Ogle and her family immigrated from Guyana. She grew up in Cambria Heights, studied at Queens College, and attended law school at Seton Hall University.
“I knew I wanted to help people, but I wasn't sure what I wanted to do in terms of practicing law,” said Ogle. “When I came into Family Court as a pro bono attorney and a private practitioner, I saw people who looked like us.”
Ogle has maintained a diverse private practice in Queens for more than 20 years. As Queens became more diverse, Ogle recognized the need to help people whose first language was not English.
“What I started to do is to think of ways that I could be responsive to the needs and concerns of the community,” Ogle explained. “I started working with various organizations to educate and help others and to improve diversity, tolerance and relationships in our communities.”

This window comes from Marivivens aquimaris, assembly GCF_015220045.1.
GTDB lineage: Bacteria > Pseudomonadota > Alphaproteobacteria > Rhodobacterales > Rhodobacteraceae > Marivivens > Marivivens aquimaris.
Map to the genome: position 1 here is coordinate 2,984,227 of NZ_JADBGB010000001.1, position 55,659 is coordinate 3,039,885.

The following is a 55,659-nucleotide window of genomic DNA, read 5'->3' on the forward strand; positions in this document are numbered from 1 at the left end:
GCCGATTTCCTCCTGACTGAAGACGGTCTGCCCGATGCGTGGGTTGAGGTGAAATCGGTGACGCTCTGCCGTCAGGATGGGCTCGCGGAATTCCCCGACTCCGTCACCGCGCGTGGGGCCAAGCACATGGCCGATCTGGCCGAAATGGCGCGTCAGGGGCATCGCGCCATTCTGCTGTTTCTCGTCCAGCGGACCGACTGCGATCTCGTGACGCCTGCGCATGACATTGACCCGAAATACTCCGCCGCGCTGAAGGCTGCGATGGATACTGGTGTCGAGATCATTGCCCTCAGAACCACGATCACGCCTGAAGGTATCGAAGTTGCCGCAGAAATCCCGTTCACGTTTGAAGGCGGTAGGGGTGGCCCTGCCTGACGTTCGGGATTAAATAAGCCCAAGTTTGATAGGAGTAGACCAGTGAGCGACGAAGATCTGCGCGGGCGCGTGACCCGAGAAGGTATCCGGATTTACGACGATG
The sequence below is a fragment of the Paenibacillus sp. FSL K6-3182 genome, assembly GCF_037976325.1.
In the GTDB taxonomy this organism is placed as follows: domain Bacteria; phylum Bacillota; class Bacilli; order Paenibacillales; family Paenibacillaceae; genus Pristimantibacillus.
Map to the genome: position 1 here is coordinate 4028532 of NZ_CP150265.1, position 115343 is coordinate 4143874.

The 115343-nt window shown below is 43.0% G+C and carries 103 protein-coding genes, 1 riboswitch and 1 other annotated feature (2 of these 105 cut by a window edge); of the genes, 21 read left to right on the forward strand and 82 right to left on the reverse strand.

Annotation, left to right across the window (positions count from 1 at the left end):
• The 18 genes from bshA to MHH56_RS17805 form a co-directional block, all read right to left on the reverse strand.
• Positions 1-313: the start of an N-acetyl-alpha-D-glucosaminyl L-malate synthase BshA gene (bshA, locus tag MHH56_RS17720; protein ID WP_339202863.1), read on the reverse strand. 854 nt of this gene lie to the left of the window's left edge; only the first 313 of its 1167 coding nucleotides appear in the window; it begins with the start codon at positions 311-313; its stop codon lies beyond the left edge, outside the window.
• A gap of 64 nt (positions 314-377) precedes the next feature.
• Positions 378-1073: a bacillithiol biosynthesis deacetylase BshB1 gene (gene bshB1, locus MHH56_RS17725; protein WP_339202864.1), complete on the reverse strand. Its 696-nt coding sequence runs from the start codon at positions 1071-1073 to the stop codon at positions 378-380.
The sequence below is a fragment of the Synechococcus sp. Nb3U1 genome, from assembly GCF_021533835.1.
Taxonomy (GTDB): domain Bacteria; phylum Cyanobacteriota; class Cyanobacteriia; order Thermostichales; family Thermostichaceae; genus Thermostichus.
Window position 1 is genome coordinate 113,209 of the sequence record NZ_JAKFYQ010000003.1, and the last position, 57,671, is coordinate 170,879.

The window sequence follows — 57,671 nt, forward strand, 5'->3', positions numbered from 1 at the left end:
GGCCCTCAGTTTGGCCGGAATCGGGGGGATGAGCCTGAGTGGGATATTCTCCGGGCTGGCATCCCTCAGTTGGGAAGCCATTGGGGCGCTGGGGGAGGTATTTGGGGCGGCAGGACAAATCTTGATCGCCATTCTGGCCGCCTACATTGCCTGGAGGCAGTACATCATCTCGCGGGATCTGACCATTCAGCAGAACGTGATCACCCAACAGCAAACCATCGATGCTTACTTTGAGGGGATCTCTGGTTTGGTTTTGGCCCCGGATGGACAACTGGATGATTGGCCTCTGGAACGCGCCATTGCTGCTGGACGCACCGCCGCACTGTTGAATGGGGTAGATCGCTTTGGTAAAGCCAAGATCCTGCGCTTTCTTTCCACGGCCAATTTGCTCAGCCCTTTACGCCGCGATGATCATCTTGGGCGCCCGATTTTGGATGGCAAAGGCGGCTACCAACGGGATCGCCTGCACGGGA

Ogle often gets invited to speak at various events on topics like domestic violence, women’s rights, and many more that she is passionate about.
For senior appreciation month, Ogle was a guest speaker at an annual senior luncheon sponsored by Councilman I. Daneek Miller, Assemblywoman Vivian Cooke, and District Attorney Melinda Katz.
“We presented on issues regarding wills, predatory lending, scams, domestic violence, elder abuse, the Cares ACT forbearance, and nursing home care,” she said.
Ogle has seen firsthand how the legal system impacts lives, and believes that public service is one of the most rewarding and gratifying endeavors one can undertake.
“It's important that when people come before the courts, they're treated with dignity and respect,” she said. “At the same time you must be impartial. It's important they feel they have had a fair opportunity to be heard, even if they don't get the result they want.”